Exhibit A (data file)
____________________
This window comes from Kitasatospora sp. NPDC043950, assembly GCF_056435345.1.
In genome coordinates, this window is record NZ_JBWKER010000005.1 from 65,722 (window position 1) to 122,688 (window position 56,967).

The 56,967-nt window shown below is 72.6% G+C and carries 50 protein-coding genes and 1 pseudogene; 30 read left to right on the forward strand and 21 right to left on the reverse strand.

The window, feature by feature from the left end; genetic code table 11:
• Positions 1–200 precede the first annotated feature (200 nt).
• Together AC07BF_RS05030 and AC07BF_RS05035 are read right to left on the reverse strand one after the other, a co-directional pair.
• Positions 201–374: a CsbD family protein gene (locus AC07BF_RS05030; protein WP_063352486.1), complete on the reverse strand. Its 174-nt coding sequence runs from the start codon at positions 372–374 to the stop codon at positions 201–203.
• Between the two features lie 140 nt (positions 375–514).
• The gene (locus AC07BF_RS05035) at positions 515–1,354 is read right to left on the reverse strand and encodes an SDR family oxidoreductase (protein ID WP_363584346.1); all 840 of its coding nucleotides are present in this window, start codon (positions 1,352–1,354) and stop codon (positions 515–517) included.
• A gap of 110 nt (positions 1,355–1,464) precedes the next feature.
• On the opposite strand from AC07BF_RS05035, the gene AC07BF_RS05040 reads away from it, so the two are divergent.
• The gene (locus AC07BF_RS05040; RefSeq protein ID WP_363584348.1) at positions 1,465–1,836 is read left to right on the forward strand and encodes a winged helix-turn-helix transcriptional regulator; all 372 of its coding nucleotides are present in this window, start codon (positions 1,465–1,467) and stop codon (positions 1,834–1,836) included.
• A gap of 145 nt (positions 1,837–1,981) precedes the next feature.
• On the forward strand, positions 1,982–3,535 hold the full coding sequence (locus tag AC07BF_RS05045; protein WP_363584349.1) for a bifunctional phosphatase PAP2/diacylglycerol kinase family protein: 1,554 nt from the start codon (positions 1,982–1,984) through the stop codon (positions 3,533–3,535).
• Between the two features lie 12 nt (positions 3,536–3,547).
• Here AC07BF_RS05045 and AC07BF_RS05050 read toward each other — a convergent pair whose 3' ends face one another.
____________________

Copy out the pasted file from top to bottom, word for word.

This window comes from Kitasatospora sp. NPDC043950, assembly GCF_056435345.1.
In genome coordinates, this window is record NZ_JBWKER010000005.1 from 65,722 (window position 1) to 122,688 (window position 56,967).

The 56,967-nt window shown below is 72.6% G+C and carries 50 protein-coding genes and 1 pseudogene; 30 read left to right on the forward strand and 21 right to left on the reverse strand.

The window, feature by feature from the left end; genetic code table 11:
• Positions 1–200 precede the first annotated feature (200 nt).
• Together AC07BF_RS05030 and AC07BF_RS05035 are read right to left on the reverse strand one after the other, a co-directional pair.
• Positions 201–374: a CsbD family protein gene (locus AC07BF_RS05030; protein WP_063352486.1), complete on the reverse strand. Its 174-nt coding sequence runs from the start codon at positions 372–374 to the stop codon at positions 201–203.
• Between the two features lie 140 nt (positions 375–514).
• The gene (locus AC07BF_RS05035) at positions 515–1,354 is read right to left on the reverse strand and encodes an SDR family oxidoreductase (protein ID WP_363584346.1); all 840 of its coding nucleotides are present in this window, start codon (positions 1,352–1,354) and stop codon (positions 515–517) included.
• A gap of 110 nt (positions 1,355–1,464) precedes the next feature.
• On the opposite strand from AC07BF_RS05035, the gene AC07BF_RS05040 reads away from it, so the two are divergent.
• The gene (locus AC07BF_RS05040; RefSeq protein ID WP_363584348.1) at positions 1,465–1,836 is read left to right on the forward strand and encodes a winged helix-turn-helix transcriptional regulator; all 372 of its coding nucleotides are present in this window, start codon (positions 1,465–1,467) and stop codon (positions 1,834–1,836) included.
• A gap of 145 nt (positions 1,837–1,981) precedes the next feature.
• On the forward strand, positions 1,982–3,535 hold the full coding sequence (locus tag AC07BF_RS05045; protein WP_363584349.1) for a bifunctional phosphatase PAP2/diacylglycerol kinase family protein: 1,554 nt from the start codon (positions 1,982–1,984) through the stop codon (positions 3,533–3,535).
• Between the two features lie 12 nt (positions 3,536–3,547).
• Here AC07BF_RS05045 and AC07BF_RS05050 read toward each other — a convergent pair whose 3' ends face one another.